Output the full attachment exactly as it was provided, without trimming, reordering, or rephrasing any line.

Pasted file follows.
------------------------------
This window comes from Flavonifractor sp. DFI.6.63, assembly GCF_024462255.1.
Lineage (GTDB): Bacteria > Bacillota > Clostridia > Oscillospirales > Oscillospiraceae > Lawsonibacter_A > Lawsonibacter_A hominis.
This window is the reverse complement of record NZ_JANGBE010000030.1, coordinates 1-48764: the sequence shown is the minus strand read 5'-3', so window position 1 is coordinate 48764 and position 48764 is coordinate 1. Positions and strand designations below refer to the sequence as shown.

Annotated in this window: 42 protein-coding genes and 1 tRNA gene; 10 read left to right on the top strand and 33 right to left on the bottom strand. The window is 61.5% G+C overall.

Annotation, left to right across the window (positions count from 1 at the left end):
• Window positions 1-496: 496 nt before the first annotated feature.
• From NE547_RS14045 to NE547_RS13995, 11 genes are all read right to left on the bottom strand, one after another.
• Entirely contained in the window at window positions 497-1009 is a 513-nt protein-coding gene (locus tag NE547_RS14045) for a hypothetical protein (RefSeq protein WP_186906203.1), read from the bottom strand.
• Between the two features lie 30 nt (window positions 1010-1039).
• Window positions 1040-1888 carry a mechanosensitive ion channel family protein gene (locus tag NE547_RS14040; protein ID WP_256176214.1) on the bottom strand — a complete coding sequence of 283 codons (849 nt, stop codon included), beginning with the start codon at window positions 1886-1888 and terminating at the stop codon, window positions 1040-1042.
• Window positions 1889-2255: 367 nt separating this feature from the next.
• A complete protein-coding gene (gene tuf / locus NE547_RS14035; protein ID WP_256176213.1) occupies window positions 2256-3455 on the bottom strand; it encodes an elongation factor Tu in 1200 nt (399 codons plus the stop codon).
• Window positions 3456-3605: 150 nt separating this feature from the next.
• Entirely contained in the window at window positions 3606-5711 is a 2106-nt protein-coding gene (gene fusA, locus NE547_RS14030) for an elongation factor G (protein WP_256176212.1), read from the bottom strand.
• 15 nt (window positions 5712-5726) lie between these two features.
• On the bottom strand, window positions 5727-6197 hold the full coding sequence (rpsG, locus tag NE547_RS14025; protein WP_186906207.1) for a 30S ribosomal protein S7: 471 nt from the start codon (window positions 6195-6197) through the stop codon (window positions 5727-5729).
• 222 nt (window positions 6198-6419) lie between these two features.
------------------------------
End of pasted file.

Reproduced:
This window comes from Flavonifractor sp. DFI.6.63, assembly GCF_024462255.1.
Lineage (GTDB): Bacteria > Bacillota > Clostridia > Oscillospirales > Oscillospiraceae > Lawsonibacter_A > Lawsonibacter_A hominis.
This window is the reverse complement of record NZ_JANGBE010000030.1, coordinates 1-48764: the sequence shown is the minus strand read 5'-3', so window position 1 is coordinate 48764 and position 48764 is coordinate 1. Positions and strand designations below refer to the sequence as shown.

Annotated in this window: 42 protein-coding genes and 1 tRNA gene; 10 read left to right on the top strand and 33 right to left on the bottom strand. The window is 61.5% G+C overall.

Annotation, left to right across the window (positions count from 1 at the left end):
• Window positions 1-496: 496 nt before the first annotated feature.
• From NE547_RS14045 to NE547_RS13995, 11 genes are all read right to left on the bottom strand, one after another.
• Entirely contained in the window at window positions 497-1009 is a 513-nt protein-coding gene (locus tag NE547_RS14045) for a hypothetical protein (RefSeq protein WP_186906203.1), read from the bottom strand.
• Between the two features lie 30 nt (window positions 1010-1039).
• Window positions 1040-1888 carry a mechanosensitive ion channel family protein gene (locus tag NE547_RS14040; protein ID WP_256176214.1) on the bottom strand — a complete coding sequence of 283 codons (849 nt, stop codon included), beginning with the start codon at window positions 1886-1888 and terminating at the stop codon, window positions 1040-1042.
• Window positions 1889-2255: 367 nt separating this feature from the next.
• A complete protein-coding gene (gene tuf / locus NE547_RS14035; protein ID WP_256176213.1) occupies window positions 2256-3455 on the bottom strand; it encodes an elongation factor Tu in 1200 nt (399 codons plus the stop codon).
• Window positions 3456-3605: 150 nt separating this feature from the next.
• Entirely contained in the window at window positions 3606-5711 is a 2106-nt protein-coding gene (gene fusA, locus NE547_RS14030) for an elongation factor G (protein WP_256176212.1), read from the bottom strand.
• 15 nt (window positions 5712-5726) lie between these two features.
• On the bottom strand, window positions 5727-6197 hold the full coding sequence (rpsG, locus tag NE547_RS14025; protein WP_186906207.1) for a 30S ribosomal protein S7: 471 nt from the start codon (window positions 6195-6197) through the stop codon (window positions 5727-5729).
• 222 nt (window positions 6198-6419) lie between these two features.